By Tuesday morning, I was seeking out the local lawyers to try and get some independent representation, as I figured we were going to need it at the rate things were going. But every lawyer I spoke to was too busy to help us. There was one though who was kind enough to let me bend her ear for 10 minutes at no charge and sympathize with our plight.

Later in the morning, we finally got word on two fronts. A local bank processed our application and contacted me for additional documents, which I provided. Then I was requested to come into the branch to meet with the loan officer. Could this actually be? A 5 year mortgage at 20% down and under 3% interest?

Then Laking got back to me to tell me that Equitable was deliberating over the new sales report and he had no updates. I backed off completely, given the fact that I had done everything I could do, and the fact that it looked very much like we would have an approval by the end of the day.

So at 4 pm, I met with the loan officer at the bank. I walked her through the documents I supplied her, explained my business, brought one of my stockbooks with me, so that she could actually see what my business is about, and further explained my relationship with my old firm. When the meeting was over, I had the approval! And, I was, get this, given a Mastercard with a $16,000 limit. Go figure. Two days ago, nobody would approve us, and now we are not just being offered a mortgage, but more opportunity to get in more debt as well. What did I tell you?

So after sending the approval to the realtor, it has now become a waiting game: waiting for the sellers to agree to extend the close until the funding comes through from the bank. Hopefully, it will come through by Friday, which will allow us to move in on Saturday morning. But it might not come through until next Monday, December 12.

This morning, I woke up to the following e-mail from Laking:

Hi Chris,

I have another update for you on the application with Equitable Bank.
With all the reports we have sent they are still having a hard time being comfortable with the income.  They have been trying all day to figure out a way to make this work as they do see some strong pieces of the application but their main concern is income coming in.  I explained to them in every way I could think to show them that the business is consistent.  They did settle on how they would be willing to proceed.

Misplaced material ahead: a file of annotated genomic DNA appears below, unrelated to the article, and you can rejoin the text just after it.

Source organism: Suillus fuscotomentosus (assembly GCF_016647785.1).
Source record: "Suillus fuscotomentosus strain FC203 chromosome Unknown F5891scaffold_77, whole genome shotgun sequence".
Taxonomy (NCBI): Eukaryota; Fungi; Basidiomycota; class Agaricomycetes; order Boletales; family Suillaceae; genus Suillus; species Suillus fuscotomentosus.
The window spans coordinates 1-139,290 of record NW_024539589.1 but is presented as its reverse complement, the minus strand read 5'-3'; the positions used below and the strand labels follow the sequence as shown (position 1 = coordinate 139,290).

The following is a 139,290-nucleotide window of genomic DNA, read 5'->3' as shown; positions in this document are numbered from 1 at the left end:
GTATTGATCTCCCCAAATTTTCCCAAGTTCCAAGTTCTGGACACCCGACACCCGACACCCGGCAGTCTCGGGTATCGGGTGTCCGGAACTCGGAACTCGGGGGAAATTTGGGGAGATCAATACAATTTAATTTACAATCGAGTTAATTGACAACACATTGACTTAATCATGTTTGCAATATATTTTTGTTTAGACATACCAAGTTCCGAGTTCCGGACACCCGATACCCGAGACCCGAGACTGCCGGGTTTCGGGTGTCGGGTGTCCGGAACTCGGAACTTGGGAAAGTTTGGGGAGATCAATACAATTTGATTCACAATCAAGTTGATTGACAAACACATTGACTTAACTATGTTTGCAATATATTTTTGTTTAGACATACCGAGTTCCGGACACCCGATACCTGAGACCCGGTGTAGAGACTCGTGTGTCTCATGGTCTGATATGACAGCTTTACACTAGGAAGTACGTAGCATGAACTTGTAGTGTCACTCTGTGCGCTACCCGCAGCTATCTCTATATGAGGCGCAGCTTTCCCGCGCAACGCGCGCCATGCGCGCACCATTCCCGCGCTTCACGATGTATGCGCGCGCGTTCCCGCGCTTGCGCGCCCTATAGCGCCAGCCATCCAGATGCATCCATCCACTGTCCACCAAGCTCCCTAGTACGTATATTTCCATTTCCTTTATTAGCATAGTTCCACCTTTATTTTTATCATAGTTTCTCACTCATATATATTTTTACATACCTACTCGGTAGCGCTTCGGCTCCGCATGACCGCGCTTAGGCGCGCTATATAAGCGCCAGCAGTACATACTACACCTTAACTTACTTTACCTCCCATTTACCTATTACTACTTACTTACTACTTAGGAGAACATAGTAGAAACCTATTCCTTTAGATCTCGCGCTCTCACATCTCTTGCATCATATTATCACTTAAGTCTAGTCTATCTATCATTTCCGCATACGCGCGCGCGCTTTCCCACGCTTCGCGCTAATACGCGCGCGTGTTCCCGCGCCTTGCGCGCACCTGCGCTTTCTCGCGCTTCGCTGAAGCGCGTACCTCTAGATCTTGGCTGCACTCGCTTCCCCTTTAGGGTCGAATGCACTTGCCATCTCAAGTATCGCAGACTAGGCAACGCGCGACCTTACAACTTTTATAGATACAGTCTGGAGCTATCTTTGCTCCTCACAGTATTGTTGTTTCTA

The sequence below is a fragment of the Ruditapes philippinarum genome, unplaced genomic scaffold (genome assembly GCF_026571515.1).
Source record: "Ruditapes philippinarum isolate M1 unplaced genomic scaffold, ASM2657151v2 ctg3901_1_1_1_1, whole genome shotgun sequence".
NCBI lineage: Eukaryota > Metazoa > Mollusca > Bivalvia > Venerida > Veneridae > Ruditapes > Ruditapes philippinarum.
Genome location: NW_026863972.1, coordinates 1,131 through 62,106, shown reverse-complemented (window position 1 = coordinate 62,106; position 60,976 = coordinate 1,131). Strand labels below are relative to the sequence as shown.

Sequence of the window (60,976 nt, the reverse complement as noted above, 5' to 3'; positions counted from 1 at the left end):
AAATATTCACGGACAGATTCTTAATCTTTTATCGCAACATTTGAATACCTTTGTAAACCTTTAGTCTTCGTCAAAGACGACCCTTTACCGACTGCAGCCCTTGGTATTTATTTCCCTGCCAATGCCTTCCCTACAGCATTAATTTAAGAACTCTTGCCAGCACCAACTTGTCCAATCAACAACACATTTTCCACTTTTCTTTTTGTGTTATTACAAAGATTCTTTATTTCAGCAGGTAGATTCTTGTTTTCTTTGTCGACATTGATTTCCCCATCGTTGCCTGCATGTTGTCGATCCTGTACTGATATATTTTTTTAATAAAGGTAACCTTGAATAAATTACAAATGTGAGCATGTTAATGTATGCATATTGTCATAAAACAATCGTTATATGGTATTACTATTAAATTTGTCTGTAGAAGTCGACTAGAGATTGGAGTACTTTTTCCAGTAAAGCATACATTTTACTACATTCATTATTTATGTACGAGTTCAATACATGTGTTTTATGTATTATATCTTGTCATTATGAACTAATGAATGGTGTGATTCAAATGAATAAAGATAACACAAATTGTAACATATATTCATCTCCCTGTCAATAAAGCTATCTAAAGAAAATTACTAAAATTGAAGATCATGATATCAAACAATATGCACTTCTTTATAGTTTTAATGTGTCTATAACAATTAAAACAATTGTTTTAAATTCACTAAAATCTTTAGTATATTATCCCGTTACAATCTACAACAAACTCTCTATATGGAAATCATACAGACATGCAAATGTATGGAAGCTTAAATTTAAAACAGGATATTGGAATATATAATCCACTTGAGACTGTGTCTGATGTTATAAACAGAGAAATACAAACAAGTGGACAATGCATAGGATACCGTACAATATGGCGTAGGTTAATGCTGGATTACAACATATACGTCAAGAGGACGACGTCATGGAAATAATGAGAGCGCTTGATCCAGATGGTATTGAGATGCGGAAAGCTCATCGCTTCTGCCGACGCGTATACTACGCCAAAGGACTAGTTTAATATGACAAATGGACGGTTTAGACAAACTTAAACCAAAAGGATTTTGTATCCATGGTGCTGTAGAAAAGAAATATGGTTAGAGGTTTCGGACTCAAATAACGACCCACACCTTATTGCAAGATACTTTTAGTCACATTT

So they will proceed but here is how it would work.
They have a different mortgage product that is more flexible with income but it requires 35% down instead of 30.
I know you wanted to proceed with a smaller down payment but based on what you have in the bank now, what you have in PayPal and your deposit you technically have enough.
I realize it wouldn't leave you with much left over.
The interest rate would also be slightly different at 3.94%
They also would need something to verify that you own the business.  So that could be business registration documents, articles of incorporation etc.. I'm sure you would have that.
Since they proposed this late today I don't have any paperwork from them yet to see the full terms but that's the summary they gave me to see if you would be interested.  If you needed to use any money from a credit facility to cover any part of the down payment or legal fees they are ok with that as well.

While I was waiting for updates today I did engage another lender in conversation about your file to see if there was any interest.  I realize time is running out but also thought we had to give this every chance we could.